What a Punekar does in Diwali
When you say festival, a Punekar instantly thinks of Ganpati, for Ganeshotsav is undoubtedly a festival closest to our hearts. However, Diwali comes very close to evoking that kind of response in us. We celebrate the festival of lights with as much fervour, but what does a Punekar really do during this festival? Here’s what you’ll spot me or any of my fellow Punekars doing during Diwali…
Celebrate of course!
If you were to go ask my grandfather (a pakka Punekar) what he would be doing in Diwali, he would reply in a very formal tone, “Sajri Karnar! Ajun kai?”. So that’s what my first reply would be too! Not that I’m mimicking him, I am a Punekar too and so, I am more like him naturally, a Pakka Punekar. We rejoice because we have a holiday and nothing gives us more pleasure. ‘Duparchi zop’ is our heaven. We are more jealous of a lukkha fellow who says he has nothing to do in the afternoon compared to our bosses or others working at big multinational corporations on high paying posts. We value leisure more than W.H. Davies, especially the line, “A poor life this if, full of care, we have no time to stand and stare.” So, if you say celebrations, according to us it’s aaraam, watching a test match with chaha and biscuits, some poha, upma or khichdi in the evening and pithla-bhakri at night. We’re sorted. Seriously! Just add some reading material to make it all the more heavenly.
Get busy in preparations
We might be quite untidy or shabby throughout the year but, for Diwali, we move our @##*$ and get to cleaning. We get determined to clean up all the mess in every part of our homes. Some paint the whole house, giving it fresh colour. We get ourselves new clothes, maybe even TVs, etc. And we’re not really splurging if we are getting those amazing Diwali discounts, right?
Never visit a Punekar a few days before Diwali, his house will be a mess. There will be discarded stuff and clothes, cleaning of all the cupboards and whatever it is in the house, ajji-aai making preparations for faral and what not. However, if you have the bad-luck of visiting our houses now, do make it a point to come visit again on Diwali day. The same messy house will be fully transformed; floors scrubbed so you can see your reflection in it, lights and pantis (Marathi for diyas. Not a women’s undergarment or the Marathi plural of pants!) everywhere along with other Diwali decorations. Everything spotless! A Punekar’s power to totally transform his house during this season is formidable. Politicians can learn a thing or two from us and use the knowledge to transform the country!
Feast on the faral
Diwali is that time of the year when every visitor has to bring something, most often it is the highly-gifted dry fruits’ boxes (Ours can last us till the next Diwali, with enough kaju, badam, pista, manuke, etc. for every member in the house). However, some are smart enough to give what we really enjoy, the faralacha khana. Chakli, bakarwadi, pohyacha chivda, batatyacha chivda, shankarpale, karanji, ladoo, etc. make us dance with joy. Even better if it’s homemade, especially by some sugran kaku, dhamaalach! This is the only festival when you’ll see children and youngsters being very nice to ajjis and that irritating kaku. We even find reasons to visit them, because the minute you step into their vicinity, you’re offered faral that would leave you speechless. Even those always condescending Masterchef Judge’s. Anna he purna bramha and Diwali is a celebration of our God, right?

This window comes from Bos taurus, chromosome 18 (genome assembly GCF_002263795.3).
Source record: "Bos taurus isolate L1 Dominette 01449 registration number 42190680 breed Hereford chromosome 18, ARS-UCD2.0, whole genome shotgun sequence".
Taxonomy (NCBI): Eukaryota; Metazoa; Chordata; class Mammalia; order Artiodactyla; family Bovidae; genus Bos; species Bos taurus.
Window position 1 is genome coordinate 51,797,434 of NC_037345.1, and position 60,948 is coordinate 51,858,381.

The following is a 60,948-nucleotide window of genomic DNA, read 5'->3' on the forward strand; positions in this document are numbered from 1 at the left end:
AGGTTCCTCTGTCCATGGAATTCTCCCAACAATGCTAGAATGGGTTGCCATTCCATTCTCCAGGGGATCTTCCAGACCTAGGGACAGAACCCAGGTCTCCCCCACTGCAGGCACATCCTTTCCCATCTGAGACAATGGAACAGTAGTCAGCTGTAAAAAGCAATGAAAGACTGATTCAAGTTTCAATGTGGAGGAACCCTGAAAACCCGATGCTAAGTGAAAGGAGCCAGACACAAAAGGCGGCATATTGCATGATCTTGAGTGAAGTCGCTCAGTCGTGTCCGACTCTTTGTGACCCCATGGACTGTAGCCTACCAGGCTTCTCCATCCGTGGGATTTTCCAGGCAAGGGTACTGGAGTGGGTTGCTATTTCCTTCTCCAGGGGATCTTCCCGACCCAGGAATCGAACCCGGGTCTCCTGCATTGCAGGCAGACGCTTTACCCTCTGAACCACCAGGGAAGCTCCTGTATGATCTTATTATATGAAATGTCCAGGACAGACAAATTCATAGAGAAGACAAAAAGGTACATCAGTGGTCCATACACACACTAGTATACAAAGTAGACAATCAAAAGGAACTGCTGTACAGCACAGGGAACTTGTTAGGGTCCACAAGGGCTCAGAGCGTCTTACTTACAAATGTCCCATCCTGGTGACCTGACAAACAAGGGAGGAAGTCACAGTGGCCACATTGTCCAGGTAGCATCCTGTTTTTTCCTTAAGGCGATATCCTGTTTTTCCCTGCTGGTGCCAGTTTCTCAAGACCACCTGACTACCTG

Become prosperous all of a sudden!
Now, prosperity doesn’t just mean money! A prosperous person is one who has enough money, a good house to live in (not palaces! A house with family members who we love is a good house), new clothes and gifts, family and friends, and most importantly moments of happiness. Yes, that is all that one should have in Diwali and thankfully, most Punekars have it! We get holidays with Diwali bonuses, thus there is time and money to invest wisely. We Punekars are seen visiting houses of our close ones or playing hosts to family and friends. We meet friends, who get time to visit thanks to the holidays and in short, we have a blast (not with firecrackers. Not the terrorist kinds either). While Ganeshotsav is the arrival of our favourite guest, Ganpati, Diwali is a festival of other guests (friends, family, etc.).
We wake up early, really!
We Punekars value sleep more than anything else. But Diwali is that rare moment when we can wake up at 4am. One day before Laxmi Poojan, on the occasion of Narak Chaturdashi, Punekars wake up early, massage themselves with oil and Sugandi Utna, have a long bath with those weird fragrance soaps (which are especially sold and which too are part of the most gifted items) and donning new clothes, enjoy the festivities. Children are seen making kille, dedicated to Shivaji Maharaj, adorning them with mavale, Shivaji Maharaj, horsemen and Dinosaurs (yes, you read it right! Our imagination has no limits). Why we make kille in Diwali still confuses me but we enjoyed doing it in our childhood days and will probably still enjoy it! Punekars are also seen visiting Diwali Pahat programs, especially the one at Sarasbaug. We may even attend more such programs or just meet friends and have a gala time! The main things are: we show off our shopping, meet family and friends, enjoy all the gifts we get and in short, rejoice in the festivities. Though we never say, “Pudchya varshi lavkar yaa” to Diwali like we say to our beloved Bappa, we do miss it all when it is over.
Before I get nostalgic and go on about how Diwali ended before it even started (with the clashing Saturday-Sunday only adding to it), I would like to wish everyone a Happy and Prosperous Diwali. The nostalgia can wait, as we all know the best things in life end before you know it, especially the festivals. Once again, Diwali chya subeccha! Phatake phodu naka, diwali anandane sajri kara!